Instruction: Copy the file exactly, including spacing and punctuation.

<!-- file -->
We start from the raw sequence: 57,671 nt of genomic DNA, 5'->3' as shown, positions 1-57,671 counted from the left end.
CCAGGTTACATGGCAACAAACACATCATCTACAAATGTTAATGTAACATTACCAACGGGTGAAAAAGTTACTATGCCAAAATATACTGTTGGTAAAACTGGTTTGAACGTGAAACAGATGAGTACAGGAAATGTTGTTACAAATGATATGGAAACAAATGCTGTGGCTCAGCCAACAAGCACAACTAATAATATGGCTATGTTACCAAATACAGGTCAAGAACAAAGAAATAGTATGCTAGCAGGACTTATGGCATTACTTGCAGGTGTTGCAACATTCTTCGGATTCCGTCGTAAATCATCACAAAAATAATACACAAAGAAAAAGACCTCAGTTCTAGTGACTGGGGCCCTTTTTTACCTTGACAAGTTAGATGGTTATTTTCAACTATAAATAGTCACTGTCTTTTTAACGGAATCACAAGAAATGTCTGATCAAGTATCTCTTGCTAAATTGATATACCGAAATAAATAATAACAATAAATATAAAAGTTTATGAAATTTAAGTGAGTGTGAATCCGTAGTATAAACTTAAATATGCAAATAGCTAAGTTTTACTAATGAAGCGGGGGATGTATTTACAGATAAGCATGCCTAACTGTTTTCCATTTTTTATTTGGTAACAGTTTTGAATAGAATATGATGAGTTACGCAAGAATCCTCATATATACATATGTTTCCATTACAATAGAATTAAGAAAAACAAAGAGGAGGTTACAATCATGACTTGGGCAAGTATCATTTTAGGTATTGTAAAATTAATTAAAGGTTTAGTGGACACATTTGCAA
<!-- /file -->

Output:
We start from the raw sequence: 57,671 nt of genomic DNA, 5'->3' as shown, positions 1-57,671 counted from the left end.
CCAGGTTACATGGCAACAAACACATCATCTACAAATGTTAATGTAACATTACCAACGGGTGAAAAAGTTACTATGCCAAAATATACTGTTGGTAAAACTGGTTTGAACGTGAAACAGATGAGTACAGGAAATGTTGTTACAAATGATATGGAAACAAATGCTGTGGCTCAGCCAACAAGCACAACTAATAATATGGCTATGTTACCAAATACAGGTCAAGAACAAAGAAATAGTATGCTAGCAGGACTTATGGCATTACTTGCAGGTGTTGCAACATTCTTCGGATTCCGTCGTAAATCATCACAAAAATAATACACAAAGAAAAAGACCTCAGTTCTAGTGACTGGGGCCCTTTTTTACCTTGACAAGTTAGATGGTTATTTTCAACTATAAATAGTCACTGTCTTTTTAACGGAATCACAAGAAATGTCTGATCAAGTATCTCTTGCTAAATTGATATACCGAAATAAATAATAACAATAAATATAAAAGTTTATGAAATTTAAGTGAGTGTGAATCCGTAGTATAAACTTAAATATGCAAATAGCTAAGTTTTACTAATGAAGCGGGGGATGTATTTACAGATAAGCATGCCTAACTGTTTTCCATTTTTTATTTGGTAACAGTTTTGAATAGAATATGATGAGTTACGCAAGAATCCTCATATATACATATGTTTCCATTACAATAGAATTAAGAAAAACAAAGAGGAGGTTACAATCATGACTTGGGCAAGTATCATTTTAGGTATTGTAAAATTAATTAAAGGTTTAGTGGACACATTTGCAA